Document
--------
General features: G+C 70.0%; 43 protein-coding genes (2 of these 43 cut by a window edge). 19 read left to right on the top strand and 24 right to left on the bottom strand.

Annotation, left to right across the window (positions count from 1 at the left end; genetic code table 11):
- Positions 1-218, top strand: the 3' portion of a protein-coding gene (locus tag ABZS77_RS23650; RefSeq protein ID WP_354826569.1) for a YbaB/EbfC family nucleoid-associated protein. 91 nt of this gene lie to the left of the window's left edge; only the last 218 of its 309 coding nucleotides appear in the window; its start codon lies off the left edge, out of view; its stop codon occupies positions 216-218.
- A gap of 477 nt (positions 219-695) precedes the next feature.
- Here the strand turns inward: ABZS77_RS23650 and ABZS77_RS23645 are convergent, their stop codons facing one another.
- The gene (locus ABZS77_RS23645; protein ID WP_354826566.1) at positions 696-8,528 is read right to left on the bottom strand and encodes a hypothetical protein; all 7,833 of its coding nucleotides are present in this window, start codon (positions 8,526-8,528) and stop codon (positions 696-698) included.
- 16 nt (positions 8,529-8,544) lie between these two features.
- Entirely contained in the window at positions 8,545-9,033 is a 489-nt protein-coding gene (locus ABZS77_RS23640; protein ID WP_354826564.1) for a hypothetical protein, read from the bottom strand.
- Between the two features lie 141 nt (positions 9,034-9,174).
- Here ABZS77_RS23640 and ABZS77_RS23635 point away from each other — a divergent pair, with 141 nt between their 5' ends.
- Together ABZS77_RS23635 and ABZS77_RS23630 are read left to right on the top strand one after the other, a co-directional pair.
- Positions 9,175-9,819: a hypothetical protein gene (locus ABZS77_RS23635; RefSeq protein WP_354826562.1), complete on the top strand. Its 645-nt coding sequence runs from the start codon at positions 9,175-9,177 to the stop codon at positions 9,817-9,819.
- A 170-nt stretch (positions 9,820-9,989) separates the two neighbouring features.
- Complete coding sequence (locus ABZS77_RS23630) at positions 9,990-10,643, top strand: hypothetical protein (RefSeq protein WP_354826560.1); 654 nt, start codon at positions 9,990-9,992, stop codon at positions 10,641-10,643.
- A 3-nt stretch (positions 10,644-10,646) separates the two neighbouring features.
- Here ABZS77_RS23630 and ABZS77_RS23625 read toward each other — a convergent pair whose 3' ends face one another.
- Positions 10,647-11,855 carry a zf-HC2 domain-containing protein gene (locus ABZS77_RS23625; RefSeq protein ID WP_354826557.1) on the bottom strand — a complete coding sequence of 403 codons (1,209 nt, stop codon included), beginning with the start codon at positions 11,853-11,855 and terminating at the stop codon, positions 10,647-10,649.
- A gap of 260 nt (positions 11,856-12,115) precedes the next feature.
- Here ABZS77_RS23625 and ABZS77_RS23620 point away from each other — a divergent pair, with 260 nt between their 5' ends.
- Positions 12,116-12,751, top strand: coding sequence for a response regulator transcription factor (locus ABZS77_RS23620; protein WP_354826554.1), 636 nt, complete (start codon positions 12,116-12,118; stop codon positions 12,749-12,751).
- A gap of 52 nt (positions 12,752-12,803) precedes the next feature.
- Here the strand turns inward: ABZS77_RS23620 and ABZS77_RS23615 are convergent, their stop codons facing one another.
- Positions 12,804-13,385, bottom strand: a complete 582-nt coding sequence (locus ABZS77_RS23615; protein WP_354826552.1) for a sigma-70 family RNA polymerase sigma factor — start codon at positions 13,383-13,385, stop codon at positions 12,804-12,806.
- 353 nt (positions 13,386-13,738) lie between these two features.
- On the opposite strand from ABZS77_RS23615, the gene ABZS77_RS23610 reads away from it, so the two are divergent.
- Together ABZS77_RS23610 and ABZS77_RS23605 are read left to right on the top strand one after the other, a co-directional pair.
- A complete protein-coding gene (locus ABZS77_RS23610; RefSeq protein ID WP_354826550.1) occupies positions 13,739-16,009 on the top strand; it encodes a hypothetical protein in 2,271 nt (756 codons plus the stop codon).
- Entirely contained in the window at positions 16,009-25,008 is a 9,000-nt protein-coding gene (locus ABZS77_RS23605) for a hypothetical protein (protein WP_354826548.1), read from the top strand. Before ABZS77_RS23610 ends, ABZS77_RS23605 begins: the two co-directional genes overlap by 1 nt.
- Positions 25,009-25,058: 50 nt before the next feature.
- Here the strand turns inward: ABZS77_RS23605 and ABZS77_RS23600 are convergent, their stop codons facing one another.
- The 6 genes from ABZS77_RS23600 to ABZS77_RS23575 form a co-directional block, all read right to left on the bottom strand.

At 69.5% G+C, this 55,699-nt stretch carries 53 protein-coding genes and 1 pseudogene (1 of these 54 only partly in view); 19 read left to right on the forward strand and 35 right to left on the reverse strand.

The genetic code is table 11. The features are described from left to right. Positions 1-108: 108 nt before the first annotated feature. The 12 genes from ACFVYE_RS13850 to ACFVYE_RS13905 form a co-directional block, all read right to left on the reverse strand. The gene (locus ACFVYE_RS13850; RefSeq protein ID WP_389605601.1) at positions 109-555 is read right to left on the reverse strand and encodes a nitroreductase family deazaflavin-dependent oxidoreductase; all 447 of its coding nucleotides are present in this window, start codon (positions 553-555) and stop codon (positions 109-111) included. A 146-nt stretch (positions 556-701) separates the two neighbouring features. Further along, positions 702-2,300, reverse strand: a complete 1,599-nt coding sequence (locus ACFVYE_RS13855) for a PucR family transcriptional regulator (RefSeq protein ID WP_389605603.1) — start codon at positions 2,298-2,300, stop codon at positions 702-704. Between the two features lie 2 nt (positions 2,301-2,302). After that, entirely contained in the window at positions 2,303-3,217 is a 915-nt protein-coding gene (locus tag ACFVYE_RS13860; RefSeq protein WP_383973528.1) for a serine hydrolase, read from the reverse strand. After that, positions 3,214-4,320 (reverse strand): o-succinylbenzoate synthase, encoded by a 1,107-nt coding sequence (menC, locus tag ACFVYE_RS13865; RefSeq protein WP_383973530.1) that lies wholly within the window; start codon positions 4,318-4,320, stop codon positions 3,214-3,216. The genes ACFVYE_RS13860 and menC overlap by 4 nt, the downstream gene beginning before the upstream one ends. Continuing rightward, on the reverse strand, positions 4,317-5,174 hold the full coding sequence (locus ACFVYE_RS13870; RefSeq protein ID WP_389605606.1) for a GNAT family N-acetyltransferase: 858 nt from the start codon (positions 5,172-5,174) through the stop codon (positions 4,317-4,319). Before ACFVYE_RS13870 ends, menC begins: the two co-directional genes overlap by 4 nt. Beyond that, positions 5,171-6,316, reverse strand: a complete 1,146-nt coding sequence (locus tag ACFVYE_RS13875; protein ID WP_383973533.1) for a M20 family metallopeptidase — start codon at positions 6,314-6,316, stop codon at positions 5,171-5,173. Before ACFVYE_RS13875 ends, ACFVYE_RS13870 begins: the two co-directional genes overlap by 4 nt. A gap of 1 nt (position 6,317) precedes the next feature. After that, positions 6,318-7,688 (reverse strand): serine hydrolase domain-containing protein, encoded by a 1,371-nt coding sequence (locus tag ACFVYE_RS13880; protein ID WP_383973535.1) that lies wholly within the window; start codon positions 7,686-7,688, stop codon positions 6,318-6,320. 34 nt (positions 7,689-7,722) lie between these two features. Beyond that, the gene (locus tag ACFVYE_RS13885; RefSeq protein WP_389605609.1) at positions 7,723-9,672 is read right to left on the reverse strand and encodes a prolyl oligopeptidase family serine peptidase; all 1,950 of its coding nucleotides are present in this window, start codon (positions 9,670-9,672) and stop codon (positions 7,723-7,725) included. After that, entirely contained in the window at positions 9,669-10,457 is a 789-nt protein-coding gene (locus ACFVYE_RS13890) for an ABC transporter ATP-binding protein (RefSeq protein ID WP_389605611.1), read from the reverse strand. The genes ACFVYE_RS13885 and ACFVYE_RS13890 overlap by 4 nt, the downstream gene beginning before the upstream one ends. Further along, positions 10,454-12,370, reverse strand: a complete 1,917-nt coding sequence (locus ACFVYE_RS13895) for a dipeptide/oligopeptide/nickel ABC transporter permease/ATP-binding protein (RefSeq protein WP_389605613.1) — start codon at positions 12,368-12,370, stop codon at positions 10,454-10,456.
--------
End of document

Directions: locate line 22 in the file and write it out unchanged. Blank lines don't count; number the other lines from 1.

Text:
- Here the strand turns inward: ABZS77_RS23620 and ABZS77_RS23615 are convergent, their stop codons facing one another.